Lainey Wilson gets a fair amount of time in the documentary. She is kind of the poster girl, or woman, for the format right now, among a younger generation. And you’ve got her co-hosting the ABC special as well.

Lainey was not necessarily in there because she’s the hottest thing in the business — though she certainly is. I mean, when we cut the show, we didn’t know she was hosting Music Fest. We finished the film back in the spring and we had not yet made the decision that she was hosting. So it actually ties really nicely together. Some of the reasons we made the choices in our host for the music festival, though, had to do with the fact that two of the three were in the documentary. Dierks (Bentley) has a long history himself with CMA Fast, having first come when he was working for the CMA driving the golf cart, and so he and Elle King hosted it last year and had a lot of energy in the telecast. Adding a third into the mix for the ABC show this year made a lot of sense because Lainey had such a great story. So it’s kind of the opposite — it wasn’t (being hired for) the Fest show that drove her exposure in the doc. It was the fact that she was so great in the doc that drove us to consider asking her to join us for the summer show.

Besides artists, you have some top execs in the business in the doc, like the now-retired Joe Galante and Mike Dungan… and also Shane Tarleton (EVP of artist development at Warner Nashville), who’s not quite on that level of all-time industry titan but has the stories.

Shane was one of the people that, for me working with him in the industry, he still wears his fan hat so much, so every year around this time he’s like, “Let me tell you about when I came as a fan.” His voice is certainly someone who is in the business today and understands the relevance and the importance to the artists and the industry of the event, but his heart still is speaking as a fan, which I think is really important. You know, I first came to Fest working in the business. Even though I’d been a fan of the format, I just had never been to CMA Fest before. So the first time I went to Fan Fair was working it, but I was still a fan, so I got to take in the autograph lines and the concerts with the bright eyes of a 30-year-old working in the business. It was important having (former CMA CEO) Ed Benson be a part of the film because he was part of the fairgrounds and also was so instrumental in the move downtown. You know, Kix (Brooks) is there as part of Brooks and Dunn, an artist that has hosted CMA Festival. But Kix is so instrumental in our story separately from being an artist because of his involvement as chairman of our board at one point, and how he really helped kickstart the foundation. The idea of giving (half the proceeds) specifically to music education was Kix’s.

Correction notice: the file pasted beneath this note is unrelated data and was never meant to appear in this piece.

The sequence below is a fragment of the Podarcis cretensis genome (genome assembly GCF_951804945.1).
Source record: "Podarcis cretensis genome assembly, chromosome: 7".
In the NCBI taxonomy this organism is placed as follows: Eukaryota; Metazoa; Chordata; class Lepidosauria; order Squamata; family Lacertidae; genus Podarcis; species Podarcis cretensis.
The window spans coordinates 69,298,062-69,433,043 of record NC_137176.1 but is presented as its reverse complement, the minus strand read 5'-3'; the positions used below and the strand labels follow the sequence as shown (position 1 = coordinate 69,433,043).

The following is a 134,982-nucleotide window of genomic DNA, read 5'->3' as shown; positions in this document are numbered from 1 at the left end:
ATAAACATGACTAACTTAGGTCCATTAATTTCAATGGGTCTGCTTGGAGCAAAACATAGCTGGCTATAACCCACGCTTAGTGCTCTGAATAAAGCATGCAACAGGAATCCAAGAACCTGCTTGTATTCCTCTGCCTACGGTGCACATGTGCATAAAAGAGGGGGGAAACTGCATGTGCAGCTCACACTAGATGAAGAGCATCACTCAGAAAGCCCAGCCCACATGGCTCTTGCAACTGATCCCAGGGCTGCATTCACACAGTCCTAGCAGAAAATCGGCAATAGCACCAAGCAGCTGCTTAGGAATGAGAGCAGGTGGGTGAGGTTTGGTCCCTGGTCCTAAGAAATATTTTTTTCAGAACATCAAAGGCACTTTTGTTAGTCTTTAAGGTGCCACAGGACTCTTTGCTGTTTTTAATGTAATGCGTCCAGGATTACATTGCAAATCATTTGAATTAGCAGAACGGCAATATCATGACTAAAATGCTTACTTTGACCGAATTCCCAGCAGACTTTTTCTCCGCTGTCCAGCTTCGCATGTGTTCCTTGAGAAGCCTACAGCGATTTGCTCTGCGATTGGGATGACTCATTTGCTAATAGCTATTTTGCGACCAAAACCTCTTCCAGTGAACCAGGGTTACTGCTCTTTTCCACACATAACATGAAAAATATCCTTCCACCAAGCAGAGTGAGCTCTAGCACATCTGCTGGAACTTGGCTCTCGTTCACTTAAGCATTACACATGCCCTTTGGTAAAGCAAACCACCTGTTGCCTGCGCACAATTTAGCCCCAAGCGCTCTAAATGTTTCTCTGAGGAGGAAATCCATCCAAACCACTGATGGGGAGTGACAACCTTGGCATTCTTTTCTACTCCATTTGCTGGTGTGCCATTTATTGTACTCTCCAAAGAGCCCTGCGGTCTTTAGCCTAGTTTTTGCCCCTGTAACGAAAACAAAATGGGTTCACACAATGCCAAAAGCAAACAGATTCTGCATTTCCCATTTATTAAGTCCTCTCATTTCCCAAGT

I’ve spent 30 years of my career in television, and some of the hardest things are just some of the great interviews that end up on the cutting room floor. Speaking to those early days, I wish Bud Wendell had been able to be interviewed. He was not in physical shape at the time we were doing the interviews to be a part of it, but I got to be in a board meeting with him recently and told him that we talk about him a good bit in the documentary. I really wanted Alan Jackson as a part of it, and Alan wanted to do it. It’s just a matter of timing and days we were shooting and days he was in town and out of town. As a producer you always have those regrets, but I feel like we have a really great and strong representation of artists and industry personnel.

About the first half-hour of the doc traces the history, going from the instigation of Fan Fair as an indoor event at the Municipal Auditorium in the early ’70s to the fairgrounds to the big move downtown around the turn of the century. There doesn’t seem to be any resistance any more to people still calling it “Fan Fair,” as maybe there once was, now that it’s a quarter-century on. You have Fan Fair is in the subtitle of the documentary.